- any of up to seven energy levels on which an electron may exist within an atom, the energies of the electrons on the same level being equal and on different levels being unequal.
- a group of nucleons of approximately the same energy.
- a scab on the surface of an ingot.
- a length of unfinished tubing.
- a pierced forging.
- a hollow object made by deep drawing.
verb (used with object)
verb (used without object)
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Origin of shell
OTHER WORDS FROM shellshell-less, adjectiveshell-like, adjectivede-shell, verb (used with object)
Words nearby shell
British Dictionary definitions for shell out (1 of 2)
Word Origin for shell out
British Dictionary definitions for shell out (2 of 2)
- a class of electron orbits in an atom in which the electrons have the same principal quantum number and orbital angular momentum quantum number and differences in their energy are small compared with differences in energy between shells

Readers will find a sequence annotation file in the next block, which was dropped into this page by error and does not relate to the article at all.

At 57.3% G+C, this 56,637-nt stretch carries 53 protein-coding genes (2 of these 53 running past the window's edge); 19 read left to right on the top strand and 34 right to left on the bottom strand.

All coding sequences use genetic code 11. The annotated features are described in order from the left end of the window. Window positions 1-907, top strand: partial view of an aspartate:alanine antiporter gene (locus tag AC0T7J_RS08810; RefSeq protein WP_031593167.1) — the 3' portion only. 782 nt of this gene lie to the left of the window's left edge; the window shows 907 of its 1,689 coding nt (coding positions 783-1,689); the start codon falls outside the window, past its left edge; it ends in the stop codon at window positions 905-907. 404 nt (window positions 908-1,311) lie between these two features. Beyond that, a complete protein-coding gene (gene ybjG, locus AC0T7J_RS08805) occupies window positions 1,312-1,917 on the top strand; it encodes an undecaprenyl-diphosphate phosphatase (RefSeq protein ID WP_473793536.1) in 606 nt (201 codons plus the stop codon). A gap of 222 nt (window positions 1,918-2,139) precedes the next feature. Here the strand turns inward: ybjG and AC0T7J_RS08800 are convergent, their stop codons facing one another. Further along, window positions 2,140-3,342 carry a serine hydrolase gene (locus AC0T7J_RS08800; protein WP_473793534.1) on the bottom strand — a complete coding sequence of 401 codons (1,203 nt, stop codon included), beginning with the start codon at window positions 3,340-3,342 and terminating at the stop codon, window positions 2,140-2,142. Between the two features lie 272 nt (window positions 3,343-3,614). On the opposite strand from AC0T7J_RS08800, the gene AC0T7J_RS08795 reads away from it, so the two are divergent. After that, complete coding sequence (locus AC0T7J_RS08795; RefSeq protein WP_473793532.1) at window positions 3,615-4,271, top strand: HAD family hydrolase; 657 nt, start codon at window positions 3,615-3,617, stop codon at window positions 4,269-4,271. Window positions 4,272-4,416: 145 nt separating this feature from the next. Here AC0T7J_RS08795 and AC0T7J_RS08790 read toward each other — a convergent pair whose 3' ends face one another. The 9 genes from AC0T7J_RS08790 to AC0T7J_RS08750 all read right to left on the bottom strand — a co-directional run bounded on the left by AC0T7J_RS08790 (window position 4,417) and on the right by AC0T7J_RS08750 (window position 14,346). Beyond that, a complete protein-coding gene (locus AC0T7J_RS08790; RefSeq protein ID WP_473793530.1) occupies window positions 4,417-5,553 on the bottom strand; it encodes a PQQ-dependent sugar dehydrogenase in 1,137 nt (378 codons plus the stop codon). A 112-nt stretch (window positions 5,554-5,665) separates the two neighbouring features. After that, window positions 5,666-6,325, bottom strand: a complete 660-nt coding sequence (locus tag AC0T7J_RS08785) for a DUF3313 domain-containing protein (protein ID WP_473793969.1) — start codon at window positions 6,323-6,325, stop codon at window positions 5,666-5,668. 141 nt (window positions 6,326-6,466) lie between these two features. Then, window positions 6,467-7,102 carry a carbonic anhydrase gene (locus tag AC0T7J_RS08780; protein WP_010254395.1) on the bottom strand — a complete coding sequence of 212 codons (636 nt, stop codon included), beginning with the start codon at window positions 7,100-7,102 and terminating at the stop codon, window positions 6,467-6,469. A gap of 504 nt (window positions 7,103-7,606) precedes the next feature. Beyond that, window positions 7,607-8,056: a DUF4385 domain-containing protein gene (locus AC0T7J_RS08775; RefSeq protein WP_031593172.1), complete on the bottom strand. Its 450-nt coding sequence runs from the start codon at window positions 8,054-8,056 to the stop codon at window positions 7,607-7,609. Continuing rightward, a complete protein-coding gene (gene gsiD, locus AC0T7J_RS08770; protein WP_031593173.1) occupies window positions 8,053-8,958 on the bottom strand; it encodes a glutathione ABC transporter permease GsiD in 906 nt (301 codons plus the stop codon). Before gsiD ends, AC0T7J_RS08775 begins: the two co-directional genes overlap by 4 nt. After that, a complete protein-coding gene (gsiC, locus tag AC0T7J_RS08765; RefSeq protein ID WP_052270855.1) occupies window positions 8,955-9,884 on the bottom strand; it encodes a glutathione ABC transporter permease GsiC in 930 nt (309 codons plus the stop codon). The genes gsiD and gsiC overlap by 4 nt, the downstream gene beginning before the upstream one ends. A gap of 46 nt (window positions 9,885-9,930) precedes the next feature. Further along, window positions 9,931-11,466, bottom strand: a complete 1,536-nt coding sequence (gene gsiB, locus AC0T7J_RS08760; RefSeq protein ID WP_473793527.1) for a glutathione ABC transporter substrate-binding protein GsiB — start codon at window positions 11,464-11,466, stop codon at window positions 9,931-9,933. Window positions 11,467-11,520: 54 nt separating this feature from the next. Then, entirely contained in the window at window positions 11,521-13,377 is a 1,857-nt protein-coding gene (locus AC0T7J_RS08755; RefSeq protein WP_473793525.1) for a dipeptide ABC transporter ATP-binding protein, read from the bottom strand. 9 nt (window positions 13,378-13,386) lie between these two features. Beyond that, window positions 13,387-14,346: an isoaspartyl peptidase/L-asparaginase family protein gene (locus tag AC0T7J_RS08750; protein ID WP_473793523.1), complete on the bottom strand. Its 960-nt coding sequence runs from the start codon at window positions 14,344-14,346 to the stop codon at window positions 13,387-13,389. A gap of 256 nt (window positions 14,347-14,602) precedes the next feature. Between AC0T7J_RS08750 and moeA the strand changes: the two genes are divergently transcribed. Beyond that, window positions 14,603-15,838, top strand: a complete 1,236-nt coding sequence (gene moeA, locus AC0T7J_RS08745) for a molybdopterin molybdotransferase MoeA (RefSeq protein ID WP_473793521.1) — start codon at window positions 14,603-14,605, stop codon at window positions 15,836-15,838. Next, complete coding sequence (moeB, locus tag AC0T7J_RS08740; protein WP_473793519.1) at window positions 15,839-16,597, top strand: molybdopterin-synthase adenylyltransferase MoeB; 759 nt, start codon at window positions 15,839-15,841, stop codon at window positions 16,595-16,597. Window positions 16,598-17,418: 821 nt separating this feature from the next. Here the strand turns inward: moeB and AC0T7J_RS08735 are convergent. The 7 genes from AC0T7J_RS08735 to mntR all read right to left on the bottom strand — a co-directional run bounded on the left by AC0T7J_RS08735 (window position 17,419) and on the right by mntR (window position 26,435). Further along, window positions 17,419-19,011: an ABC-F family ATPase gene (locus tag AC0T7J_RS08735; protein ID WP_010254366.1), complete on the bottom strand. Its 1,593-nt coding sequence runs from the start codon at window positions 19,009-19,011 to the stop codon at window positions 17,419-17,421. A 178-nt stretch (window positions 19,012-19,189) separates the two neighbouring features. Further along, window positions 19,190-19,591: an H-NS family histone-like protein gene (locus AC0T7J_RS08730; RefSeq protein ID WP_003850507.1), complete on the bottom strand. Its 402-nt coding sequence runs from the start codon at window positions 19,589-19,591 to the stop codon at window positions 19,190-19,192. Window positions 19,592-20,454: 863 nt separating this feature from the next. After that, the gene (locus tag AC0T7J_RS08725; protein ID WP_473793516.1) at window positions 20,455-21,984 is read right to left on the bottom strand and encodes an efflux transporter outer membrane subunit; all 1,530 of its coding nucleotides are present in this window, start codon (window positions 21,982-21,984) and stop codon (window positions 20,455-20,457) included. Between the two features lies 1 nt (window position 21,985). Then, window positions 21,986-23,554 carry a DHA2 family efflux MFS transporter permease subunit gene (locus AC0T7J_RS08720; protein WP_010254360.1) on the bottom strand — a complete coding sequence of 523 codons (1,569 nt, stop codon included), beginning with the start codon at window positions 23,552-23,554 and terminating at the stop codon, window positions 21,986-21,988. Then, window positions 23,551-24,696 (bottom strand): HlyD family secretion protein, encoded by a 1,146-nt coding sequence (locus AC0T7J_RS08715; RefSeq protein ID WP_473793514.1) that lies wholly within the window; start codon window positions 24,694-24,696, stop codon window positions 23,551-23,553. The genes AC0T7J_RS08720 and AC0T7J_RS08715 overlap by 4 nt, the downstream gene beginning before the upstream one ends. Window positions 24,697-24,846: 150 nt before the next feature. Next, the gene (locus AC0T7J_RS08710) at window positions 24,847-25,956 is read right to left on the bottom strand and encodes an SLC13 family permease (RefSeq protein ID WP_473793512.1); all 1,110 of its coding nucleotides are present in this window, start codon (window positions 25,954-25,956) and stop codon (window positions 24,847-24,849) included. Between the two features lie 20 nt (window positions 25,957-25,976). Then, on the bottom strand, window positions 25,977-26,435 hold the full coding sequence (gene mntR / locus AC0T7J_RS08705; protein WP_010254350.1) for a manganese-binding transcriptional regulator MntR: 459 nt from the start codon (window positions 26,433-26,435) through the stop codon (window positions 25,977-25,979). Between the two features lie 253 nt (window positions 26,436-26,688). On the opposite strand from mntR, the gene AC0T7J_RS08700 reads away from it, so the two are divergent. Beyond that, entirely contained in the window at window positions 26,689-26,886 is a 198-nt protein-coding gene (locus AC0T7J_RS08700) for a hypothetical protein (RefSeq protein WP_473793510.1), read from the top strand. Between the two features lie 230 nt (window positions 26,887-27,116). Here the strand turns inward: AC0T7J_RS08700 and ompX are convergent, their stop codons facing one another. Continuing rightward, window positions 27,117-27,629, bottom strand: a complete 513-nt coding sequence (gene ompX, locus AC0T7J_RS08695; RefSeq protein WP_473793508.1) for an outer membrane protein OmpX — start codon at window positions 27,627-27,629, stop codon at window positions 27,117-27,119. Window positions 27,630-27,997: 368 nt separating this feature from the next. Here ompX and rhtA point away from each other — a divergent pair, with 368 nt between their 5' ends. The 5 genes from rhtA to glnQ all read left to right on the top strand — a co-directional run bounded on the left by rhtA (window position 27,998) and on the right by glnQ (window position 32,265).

- an analogous energy state of nucleons in certain theories (shell models) of the structure of the atomic nucleus
Derived forms of shellshell-less, adjectiveshelly, adjective
Word Origin for shell
Scientific definitions for shell out
- The usually hard outer covering of certain animals, such as mollusks, insects, and turtles.
- The hard outer covering of a bird's egg.
- The hard outer covering of a seed, nut, or fruit.
- A set of electron orbitals that have nearly the same energy. Electrons in outer shells have greater energy than those in shells closer to the nucleus. Elements in the Periodic Table range from the lightest elements with electrons normally occupying one shell (hydrogen and helium) to the heaviest, with electrons in seven shells (radium and uranium, for instance). See more at atomic spectrum orbital subshell. See Note at metal.
- Any of the stable states of other particles or collections of particles (such as the nucleons in an atomic nucleus) at a given energy or small range of energies.
Idioms and Phrases with shell out (1 of 2)
Pay, hand over, as in We had to shell out $1,000 for auto repairs. This expression transfers taking a seed such as a pea or nut out of its pod or shell to taking money out of one's pocket. [Colloquial; c. 1800]
Idioms and Phrases with shell out (2 of 2)
In addition to the idiom beginning with shell
- shell out
- in one's shell